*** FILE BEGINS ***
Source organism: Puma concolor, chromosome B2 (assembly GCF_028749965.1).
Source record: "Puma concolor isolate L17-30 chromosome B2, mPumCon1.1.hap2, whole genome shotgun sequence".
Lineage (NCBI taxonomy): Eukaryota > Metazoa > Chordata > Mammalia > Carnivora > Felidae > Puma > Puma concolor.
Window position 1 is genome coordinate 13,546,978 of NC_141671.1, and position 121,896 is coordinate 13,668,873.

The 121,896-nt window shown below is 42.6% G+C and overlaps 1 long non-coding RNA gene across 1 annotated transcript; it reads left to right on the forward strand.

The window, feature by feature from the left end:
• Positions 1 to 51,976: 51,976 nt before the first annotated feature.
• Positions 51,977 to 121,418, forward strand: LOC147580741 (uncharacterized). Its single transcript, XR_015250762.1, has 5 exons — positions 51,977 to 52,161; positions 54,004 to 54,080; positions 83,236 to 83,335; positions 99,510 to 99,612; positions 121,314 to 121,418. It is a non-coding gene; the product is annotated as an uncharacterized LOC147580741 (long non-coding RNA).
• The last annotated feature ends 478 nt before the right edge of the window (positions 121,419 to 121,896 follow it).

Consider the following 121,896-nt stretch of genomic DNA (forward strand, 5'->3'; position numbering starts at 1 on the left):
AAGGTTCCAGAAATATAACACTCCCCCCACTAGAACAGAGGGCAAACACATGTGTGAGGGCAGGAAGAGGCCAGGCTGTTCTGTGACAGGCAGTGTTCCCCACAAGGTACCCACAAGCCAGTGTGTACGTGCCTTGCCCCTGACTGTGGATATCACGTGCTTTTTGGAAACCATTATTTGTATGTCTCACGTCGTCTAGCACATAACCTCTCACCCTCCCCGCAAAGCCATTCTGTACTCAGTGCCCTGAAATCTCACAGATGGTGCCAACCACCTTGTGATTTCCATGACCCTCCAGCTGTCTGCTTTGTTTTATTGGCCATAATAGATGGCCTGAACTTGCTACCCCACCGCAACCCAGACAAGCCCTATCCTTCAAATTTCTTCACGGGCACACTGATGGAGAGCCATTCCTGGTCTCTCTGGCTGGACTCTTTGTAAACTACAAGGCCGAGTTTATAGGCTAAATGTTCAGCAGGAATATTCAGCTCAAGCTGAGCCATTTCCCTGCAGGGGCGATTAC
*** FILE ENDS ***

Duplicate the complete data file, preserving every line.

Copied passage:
Source organism: Puma concolor, chromosome B2 (assembly GCF_028749965.1).
Source record: "Puma concolor isolate L17-30 chromosome B2, mPumCon1.1.hap2, whole genome shotgun sequence".
Lineage (NCBI taxonomy): Eukaryota > Metazoa > Chordata > Mammalia > Carnivora > Felidae > Puma > Puma concolor.
Window position 1 is genome coordinate 13,546,978 of NC_141671.1, and position 121,896 is coordinate 13,668,873.

The 121,896-nt window shown below is 42.6% G+C and overlaps 1 long non-coding RNA gene across 1 annotated transcript; it reads left to right on the forward strand.

The window, feature by feature from the left end:
• Positions 1 to 51,976: 51,976 nt before the first annotated feature.
• Positions 51,977 to 121,418, forward strand: LOC147580741 (uncharacterized). Its single transcript, XR_015250762.1, has 5 exons — positions 51,977 to 52,161; positions 54,004 to 54,080; positions 83,236 to 83,335; positions 99,510 to 99,612; positions 121,314 to 121,418. It is a non-coding gene; the product is annotated as an uncharacterized LOC147580741 (long non-coding RNA).
• The last annotated feature ends 478 nt before the right edge of the window (positions 121,419 to 121,896 follow it).

Consider the following 121,896-nt stretch of genomic DNA (forward strand, 5'->3'; position numbering starts at 1 on the left):
AAGGTTCCAGAAATATAACACTCCCCCCACTAGAACAGAGGGCAAACACATGTGTGAGGGCAGGAAGAGGCCAGGCTGTTCTGTGACAGGCAGTGTTCCCCACAAGGTACCCACAAGCCAGTGTGTACGTGCCTTGCCCCTGACTGTGGATATCACGTGCTTTTTGGAAACCATTATTTGTATGTCTCACGTCGTCTAGCACATAACCTCTCACCCTCCCCGCAAAGCCATTCTGTACTCAGTGCCCTGAAATCTCACAGATGGTGCCAACCACCTTGTGATTTCCATGACCCTCCAGCTGTCTGCTTTGTTTTATTGGCCATAATAGATGGCCTGAACTTGCTACCCCACCGCAACCCAGACAAGCCCTATCCTTCAAATTTCTTCACGGGCACACTGATGGAGAGCCATTCCTGGTCTCTCTGGCTGGACTCTTTGTAAACTACAAGGCCGAGTTTATAGGCTAAATGTTCAGCAGGAATATTCAGCTCAAGCTGAGCCATTTCCCTGCAGGGGCGATTAC